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The One Ring Forums: Tolkien Topics: Movie Discussion: The Hobbit:
The truth will set you free.

Evernight
Rivendell


Feb 10 2010, 6:41pm

Post #1 of 10 (425 views)
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The truth will set you free. Can't Post

In the film, do you think Bilbo will tell the truth about how he got the Ring to the dwarves? The LOTR films didn't use this plot point (Bilbo lying about the finding of the Ring) so, would it be out of place in The Hobbit?

In a hole in the ground there lived a hobbit...


Arwen's daughter
Half-elven


Feb 10 2010, 6:46pm

Post #2 of 10 (231 views)
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Well [In reply to] Can't Post

I would think that it would be a good opportunity to show how the Ring is affecting Bilbo early on. In a movie where they need to find a balance between the less-powerful ring of TH and the all-powerful ring of LOTR, I wouldn't think they'd want to throw away a clue that's already written into the books.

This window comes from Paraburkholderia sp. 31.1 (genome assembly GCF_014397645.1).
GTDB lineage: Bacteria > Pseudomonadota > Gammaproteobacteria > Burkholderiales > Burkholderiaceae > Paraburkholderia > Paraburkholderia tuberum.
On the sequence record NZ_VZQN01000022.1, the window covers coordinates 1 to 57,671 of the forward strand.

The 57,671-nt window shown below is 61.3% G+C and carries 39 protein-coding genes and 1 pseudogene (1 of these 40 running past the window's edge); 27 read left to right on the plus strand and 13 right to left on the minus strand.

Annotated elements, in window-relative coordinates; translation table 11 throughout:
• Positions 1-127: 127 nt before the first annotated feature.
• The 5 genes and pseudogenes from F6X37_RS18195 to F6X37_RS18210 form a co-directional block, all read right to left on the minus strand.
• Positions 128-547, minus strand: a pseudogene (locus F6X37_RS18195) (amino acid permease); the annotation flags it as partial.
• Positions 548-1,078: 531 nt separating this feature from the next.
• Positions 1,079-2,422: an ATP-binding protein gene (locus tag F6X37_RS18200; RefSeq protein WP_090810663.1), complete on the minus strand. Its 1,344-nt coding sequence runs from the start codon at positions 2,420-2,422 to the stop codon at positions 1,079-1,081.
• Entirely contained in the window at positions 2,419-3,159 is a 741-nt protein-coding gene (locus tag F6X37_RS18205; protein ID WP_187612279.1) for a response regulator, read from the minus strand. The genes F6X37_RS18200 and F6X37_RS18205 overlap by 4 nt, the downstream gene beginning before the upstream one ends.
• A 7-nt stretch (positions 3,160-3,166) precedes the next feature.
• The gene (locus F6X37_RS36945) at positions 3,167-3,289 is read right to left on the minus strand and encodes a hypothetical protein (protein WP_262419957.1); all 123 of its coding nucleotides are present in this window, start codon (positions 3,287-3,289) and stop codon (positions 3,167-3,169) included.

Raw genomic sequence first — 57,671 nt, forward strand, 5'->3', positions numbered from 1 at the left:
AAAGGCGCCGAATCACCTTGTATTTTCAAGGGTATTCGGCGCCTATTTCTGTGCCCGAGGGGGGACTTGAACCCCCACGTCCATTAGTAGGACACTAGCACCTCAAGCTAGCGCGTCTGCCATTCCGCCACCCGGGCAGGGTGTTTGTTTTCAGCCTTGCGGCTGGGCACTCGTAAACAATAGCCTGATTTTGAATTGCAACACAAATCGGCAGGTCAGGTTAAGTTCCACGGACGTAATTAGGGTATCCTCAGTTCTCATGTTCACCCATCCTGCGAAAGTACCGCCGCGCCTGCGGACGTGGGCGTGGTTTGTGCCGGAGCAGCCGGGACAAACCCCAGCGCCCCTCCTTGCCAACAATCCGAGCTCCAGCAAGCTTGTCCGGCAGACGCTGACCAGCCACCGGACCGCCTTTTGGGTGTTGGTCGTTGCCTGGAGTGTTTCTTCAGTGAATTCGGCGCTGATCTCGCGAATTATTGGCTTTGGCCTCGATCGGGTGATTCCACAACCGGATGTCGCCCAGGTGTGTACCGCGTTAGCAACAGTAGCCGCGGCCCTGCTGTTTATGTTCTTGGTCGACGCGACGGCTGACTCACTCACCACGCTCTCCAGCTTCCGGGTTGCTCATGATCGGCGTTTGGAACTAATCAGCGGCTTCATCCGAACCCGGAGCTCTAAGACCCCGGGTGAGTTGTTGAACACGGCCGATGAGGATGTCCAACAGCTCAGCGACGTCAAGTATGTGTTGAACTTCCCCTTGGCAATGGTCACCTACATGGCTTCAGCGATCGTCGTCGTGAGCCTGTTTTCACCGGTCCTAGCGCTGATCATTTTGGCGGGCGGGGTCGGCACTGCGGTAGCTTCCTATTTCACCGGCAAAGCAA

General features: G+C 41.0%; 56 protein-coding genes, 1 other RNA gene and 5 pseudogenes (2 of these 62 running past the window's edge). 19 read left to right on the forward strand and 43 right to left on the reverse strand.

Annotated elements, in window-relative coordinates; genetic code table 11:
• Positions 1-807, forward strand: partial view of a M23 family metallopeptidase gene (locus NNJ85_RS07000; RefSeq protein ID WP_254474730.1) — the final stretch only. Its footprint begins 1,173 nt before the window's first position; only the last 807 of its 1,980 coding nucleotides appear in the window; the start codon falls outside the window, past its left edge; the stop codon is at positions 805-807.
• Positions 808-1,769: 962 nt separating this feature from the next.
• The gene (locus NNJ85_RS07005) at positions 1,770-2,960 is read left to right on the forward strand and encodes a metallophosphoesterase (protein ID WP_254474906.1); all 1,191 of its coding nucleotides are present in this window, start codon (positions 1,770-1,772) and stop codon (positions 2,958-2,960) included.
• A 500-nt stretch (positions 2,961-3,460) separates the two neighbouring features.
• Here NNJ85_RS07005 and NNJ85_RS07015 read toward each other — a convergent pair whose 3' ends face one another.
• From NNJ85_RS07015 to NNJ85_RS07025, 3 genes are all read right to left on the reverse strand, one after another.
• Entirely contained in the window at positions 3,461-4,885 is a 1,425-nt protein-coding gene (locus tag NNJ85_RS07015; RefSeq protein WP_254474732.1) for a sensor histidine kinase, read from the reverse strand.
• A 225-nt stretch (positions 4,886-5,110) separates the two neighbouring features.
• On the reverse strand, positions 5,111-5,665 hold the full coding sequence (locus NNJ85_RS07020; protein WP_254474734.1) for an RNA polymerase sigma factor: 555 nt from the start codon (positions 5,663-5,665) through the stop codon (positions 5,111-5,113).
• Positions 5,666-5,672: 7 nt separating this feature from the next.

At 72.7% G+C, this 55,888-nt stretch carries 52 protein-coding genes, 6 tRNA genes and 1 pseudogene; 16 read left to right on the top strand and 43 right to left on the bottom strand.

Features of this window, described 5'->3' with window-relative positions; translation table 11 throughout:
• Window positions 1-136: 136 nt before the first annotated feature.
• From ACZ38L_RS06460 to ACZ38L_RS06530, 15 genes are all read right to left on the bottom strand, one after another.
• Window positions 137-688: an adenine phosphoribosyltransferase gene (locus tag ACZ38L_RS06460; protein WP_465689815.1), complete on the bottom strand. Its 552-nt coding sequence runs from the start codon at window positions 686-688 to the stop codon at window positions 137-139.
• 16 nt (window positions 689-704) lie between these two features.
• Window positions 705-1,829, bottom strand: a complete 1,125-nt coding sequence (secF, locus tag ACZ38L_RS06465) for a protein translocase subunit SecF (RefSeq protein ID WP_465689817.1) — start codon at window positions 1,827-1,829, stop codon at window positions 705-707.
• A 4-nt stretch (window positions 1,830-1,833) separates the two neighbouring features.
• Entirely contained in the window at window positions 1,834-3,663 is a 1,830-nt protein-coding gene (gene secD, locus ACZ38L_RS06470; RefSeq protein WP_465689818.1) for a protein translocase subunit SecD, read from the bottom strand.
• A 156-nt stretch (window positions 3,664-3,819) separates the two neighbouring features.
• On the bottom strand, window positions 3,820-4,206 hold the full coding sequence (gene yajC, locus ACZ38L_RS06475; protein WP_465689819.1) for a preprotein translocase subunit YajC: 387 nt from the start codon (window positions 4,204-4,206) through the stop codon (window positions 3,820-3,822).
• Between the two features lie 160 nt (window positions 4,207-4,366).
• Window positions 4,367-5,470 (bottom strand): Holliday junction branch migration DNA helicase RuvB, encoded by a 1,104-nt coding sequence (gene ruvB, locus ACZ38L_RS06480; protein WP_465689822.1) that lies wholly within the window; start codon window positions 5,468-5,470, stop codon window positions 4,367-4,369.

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Darkstone
Immortal


Feb 10 2010, 7:05pm

Post #3 of 10 (212 views)
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Which will be the macguffin? [In reply to] Can't Post

It depends on how the writers are dealing with the themes of The Hobbit. In the book this is a very important moment in Bilbo's development as this is the first of his lies. He's well on his way to losing respectability because of the taste of adventure. Of course the writers may decide to have the lying indicate the corrupting power of the One Ring that will come to the fore in LOTR. But the real corrupting object of The Hobbit is the Arkenstone which Bilbo will lie about later in a very important plot point. I'm unsure if having two completely different corrupting objects in the film would work. If they hint he's lying because of the One Ring then they'll probably have to downplay the greed inspired by the Arkenstone. A pity, but that's what happens when you decide to film "A Prequel to LOTR" rather than "The Hobbit".

******************************************
That hobbit has a pleasant face,
His private life is a disgrace.